File Under: A Mailing to Hold on to
If you imagine direct mail as an automobile driving your message to customers, what would it look like? Would it be flashy, with painted flames and spinning rims?
Though such a vehicle (much like mailings with glitzy inserts and loud copy) may turn heads, when a classic 1955 Chevy Bel Airsimple, yet sophisticatedrolls up, it's like a breath of fresh air.
American Home Shield (AHS), a provider of home warranty protection on major residential systems and appliances, recently dropped a 6" x 9" white carrier envelope with a special 30-day no-charge offer to Terminix customers (347AMHOSH0404) that packs that kind of punch. The mailing delivers an organized mini file customers can leaf through with ease.
Enclosed in the carrier, in addition to a 51/2" x 81/2" BRE, is a 53/4" x 81/2" horizontal saddlestitch booklet with an address window cut-out.
The front and back cover resemblein color, appearance and stock weighta mini manila file folder, with the AHS logo displayed on the tab.
Twelve pages of conveniently yoked creative that incorporates the lift note, buckslip, certificate-style order form, and other bells and whistles of the trade, the mailing employs copy, comparison charts, candid photos and a Q&A. This technique gives AHS more control over the order in which its message is presented as it guides the customer through the advantages of a home warranty.
"We have a product, [and] people really don't understand what the benefits are," says Mark Allen, vice president of customer acquisition and retention at AHS. "We wanted to create a mail piece that didn't look like a piece of typical direct mail but easily explained the benefits of our program. So as you flip through, you kind of get the story of what American Home Shield does and what the value proposition is."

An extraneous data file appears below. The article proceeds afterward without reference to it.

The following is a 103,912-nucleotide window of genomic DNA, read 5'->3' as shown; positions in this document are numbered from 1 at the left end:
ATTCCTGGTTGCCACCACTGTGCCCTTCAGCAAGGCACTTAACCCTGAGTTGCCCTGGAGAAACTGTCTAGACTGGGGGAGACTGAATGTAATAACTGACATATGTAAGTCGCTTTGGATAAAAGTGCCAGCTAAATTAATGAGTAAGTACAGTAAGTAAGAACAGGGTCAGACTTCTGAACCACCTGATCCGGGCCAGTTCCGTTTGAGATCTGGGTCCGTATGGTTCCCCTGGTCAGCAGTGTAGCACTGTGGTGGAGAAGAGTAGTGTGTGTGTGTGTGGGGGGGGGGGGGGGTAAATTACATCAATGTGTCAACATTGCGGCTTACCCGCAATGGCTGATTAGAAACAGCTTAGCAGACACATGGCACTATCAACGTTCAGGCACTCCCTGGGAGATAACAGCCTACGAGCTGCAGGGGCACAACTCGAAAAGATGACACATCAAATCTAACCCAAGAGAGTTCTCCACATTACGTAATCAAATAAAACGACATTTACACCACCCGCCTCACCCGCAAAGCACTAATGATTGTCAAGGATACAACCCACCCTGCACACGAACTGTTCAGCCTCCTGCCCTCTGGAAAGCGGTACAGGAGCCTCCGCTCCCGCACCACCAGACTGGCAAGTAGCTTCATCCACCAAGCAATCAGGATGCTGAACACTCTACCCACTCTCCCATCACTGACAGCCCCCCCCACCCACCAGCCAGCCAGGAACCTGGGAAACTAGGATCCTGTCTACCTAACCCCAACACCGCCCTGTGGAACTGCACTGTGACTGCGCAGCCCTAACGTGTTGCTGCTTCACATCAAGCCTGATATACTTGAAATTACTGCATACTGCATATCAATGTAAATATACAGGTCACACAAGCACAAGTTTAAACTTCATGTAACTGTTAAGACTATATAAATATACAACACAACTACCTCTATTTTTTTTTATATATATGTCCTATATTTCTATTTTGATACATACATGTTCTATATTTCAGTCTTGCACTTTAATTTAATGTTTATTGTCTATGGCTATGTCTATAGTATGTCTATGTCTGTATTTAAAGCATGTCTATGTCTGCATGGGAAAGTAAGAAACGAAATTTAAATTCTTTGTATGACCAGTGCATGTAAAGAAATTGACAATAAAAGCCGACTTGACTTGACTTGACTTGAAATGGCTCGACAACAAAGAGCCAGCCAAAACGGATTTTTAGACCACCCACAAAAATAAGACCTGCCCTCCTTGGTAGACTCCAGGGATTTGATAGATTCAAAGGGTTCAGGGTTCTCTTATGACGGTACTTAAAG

Both the creative and copywriting were designed by integrated relationship-marketing firm Townsend Agency. To make the mailing clear and informative, Allen says the agency utilized feedback from customers to inject reality into the copy.
"We did a lot of customer research and surveys of customers trying to find out what questions they have about home warranties," Allen adds. "Based on the responses that we got from customers, we put that [information] into the direct mail piece to try and help [prospects] better understand how home warranty works."
Both AHS and Terminix are divisions of ServiceMaster, a provider of various residential and commercial services. According to Allen, this campaign is a "cross-marketing effort endorsed by Terminix" in which AHS is "leveraging the customer relationship."
According to Allen, the mailing was sent to Terminix customers in early April, but has been out in the mail to different lists (mostly those of mortgage companies) for the past eight months. This is the first test mailing that AHS is sending to Terminix customers, and early results, he says, look strong.
Sending this mailing to different lists, he says, has resulted in an astounding "40 percent lift" over the control, a figure that he claims has been validated several times.
Pulling in those kinds of results, this is a mailing both AHS and its customers should hold on to.